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The Life and Work of Charles James
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The New Elements
At the time James began his work in 1906 in Durham, there were only two undiscovered elements among the rare earths. Since they were part of the rare earth group he was putting in order, their absence must have played a large part in his thinking. The following year, he began to examine ytterbium, number 70, then considered a single element. Using his newly created method, he discovered a new element appeared, atomic number 71. He then began to prepare it for publication, but still held back to go over the material carefully, as was his wont. At the same time two European chemists published their discovery of number 71. One was Georges Urbain of France, who named his version lutetium, after the ancient name for Paris. And the other was an Austrian, Carl Auer von Welsbach, who named his cassiopium.

James was very disappointed and never published his process for isolating number 71. However, his work was known, and he has often been given credit as co-discoverer. Three years later he received the Nichols Gold Medal for his impressive work on the rare earths. Probably his discovery of element 71 played a part in the award.

Suddenly, in 1911, he decided to apply for a job in Australia. This, after becoming full professor and head of the department, and after receiving the gold medal! Was this the old longing for the unknown? He did apply, but in the end nothing happened—a mystery. He remained in Durham.

Charles James
Charles James

Now there was only one undiscovered element in the rare earths, and that was the mysterious 61. The question was: did it exist at all? That it probably did was suggested by the fact that 60 and 62 had already been discovered. Sir William Ramsey had written James as early as 1912 that gaps in atomic weights between known elements suggested that another element did exist. Since this was his main research area, James took the hint and worked in it for 13 or 14 years. However, in the 1920s, it became the favorite quest for almost everybody. There were two Americans that stood out, Charles James and B. Smith Hopkins of the University of Illinois. Interestingly Illinois had offered Hopkins' position to James first, and James had refused it. Was there a rivalry there? This historic struggle was recently reexamined in 2006 by Clarence Murphy, retired faculty member of the University of Pennsylvania. He wrote an article in the Bulletin for the History of Chemistry, called "Charles James, B. Smith Hopkins, and the Tangled Web of Element 61." 9 He writes, "The history of the search for and discovery of Element 61 is one of the most complex and confused of any of the elements in the periodic table." 10 But early in 1926, both men felt that they had found 61. 11 And James took time out to send his sample to J.M. Cork at the University of Michigan to provide the X-ray spectrum of his material.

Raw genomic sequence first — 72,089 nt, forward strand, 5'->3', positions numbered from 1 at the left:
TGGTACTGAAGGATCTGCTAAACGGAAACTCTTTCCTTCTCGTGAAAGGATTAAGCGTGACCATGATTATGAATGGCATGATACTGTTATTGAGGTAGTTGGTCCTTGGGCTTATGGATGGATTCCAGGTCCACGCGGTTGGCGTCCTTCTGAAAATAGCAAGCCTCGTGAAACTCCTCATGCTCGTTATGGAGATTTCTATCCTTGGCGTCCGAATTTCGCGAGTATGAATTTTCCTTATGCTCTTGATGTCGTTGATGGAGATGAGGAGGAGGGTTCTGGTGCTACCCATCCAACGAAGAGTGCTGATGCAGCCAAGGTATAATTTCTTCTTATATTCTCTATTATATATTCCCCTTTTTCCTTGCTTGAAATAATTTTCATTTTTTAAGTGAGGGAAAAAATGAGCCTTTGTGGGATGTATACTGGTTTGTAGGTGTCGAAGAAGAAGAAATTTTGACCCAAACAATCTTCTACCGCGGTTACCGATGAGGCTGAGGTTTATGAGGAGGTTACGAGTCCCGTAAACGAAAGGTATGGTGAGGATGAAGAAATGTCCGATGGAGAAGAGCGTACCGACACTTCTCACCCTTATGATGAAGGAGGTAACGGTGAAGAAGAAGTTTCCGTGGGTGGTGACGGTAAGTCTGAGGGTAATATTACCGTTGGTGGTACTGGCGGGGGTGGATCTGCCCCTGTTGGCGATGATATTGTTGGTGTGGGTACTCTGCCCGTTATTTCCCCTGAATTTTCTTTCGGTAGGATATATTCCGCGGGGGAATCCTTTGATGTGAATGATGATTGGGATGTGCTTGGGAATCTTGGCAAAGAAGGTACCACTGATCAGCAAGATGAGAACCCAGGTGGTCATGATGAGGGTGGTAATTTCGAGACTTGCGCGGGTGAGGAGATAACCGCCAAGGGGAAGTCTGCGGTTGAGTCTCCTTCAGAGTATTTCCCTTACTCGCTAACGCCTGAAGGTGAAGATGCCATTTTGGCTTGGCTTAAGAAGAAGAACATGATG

But at the same time, Hopkins sent his paper on his discovery of 61 to The Journal of the American Chemical Society, to be published as soon as possible. Arthur B. Lamb, the editor, then sent the paper to Charles James—the expert, to see if he approved its publication. This was a crisis. If Hopkins' work were to be published there, the publishing of James' paper would represent a conflict of interest. James, the man he was, approved the acceptance of the other man's work. And it was published. At the end of 1926, James published his version in an obscure Proceedings of the National Academy of Science, where it was scarcely noticed.

However, element 61 became the great battleground—in fact, a nationalistic battleground for European chemists. 12 James' version sat unchallenged and ignored. In the end, when 61 was discovered, all these versions were thought to be incorrect because their arguments were based on the natural world.

One cannot leave the issue here, because there is another chapter during World War II. James, who had by then passed away, still had a part. It was the James Method that was used to purify the uranium used for the atomic bomb. And not to leave out Number 61, it was the exploding of the atom bomb that released that mysterious element, found for the first time hidden among other radioactive results. It took the use of ion exchangers to separate out 61. This provided the unequivocal proof of the identification of 61 in 1947 by Jacob Marinsky, Lawrence Glendenin, and Charles Coryell at the nuclear research laboratory in Oak Ridge, Tenn. They named 61 promethium; it was radioactive, never appearing in nature and having the half-life of 17 years. At this time it does not exist at all, except on a distant star And it sits apart from the other rare earths.

However, the Oak Ridge laboratories in 1949 published the L Spectrum (element 61) isolated at Oak Ridge and compared it with the spectra obtained by James and Hopkins. The six spectral lines reported by James and the two by Hopkins were remarkably close to those determined from the authentic sample of element 61. 13 This opens up a mystery. It appears that the American chemists, particularly James, had touched on 61 in nature.

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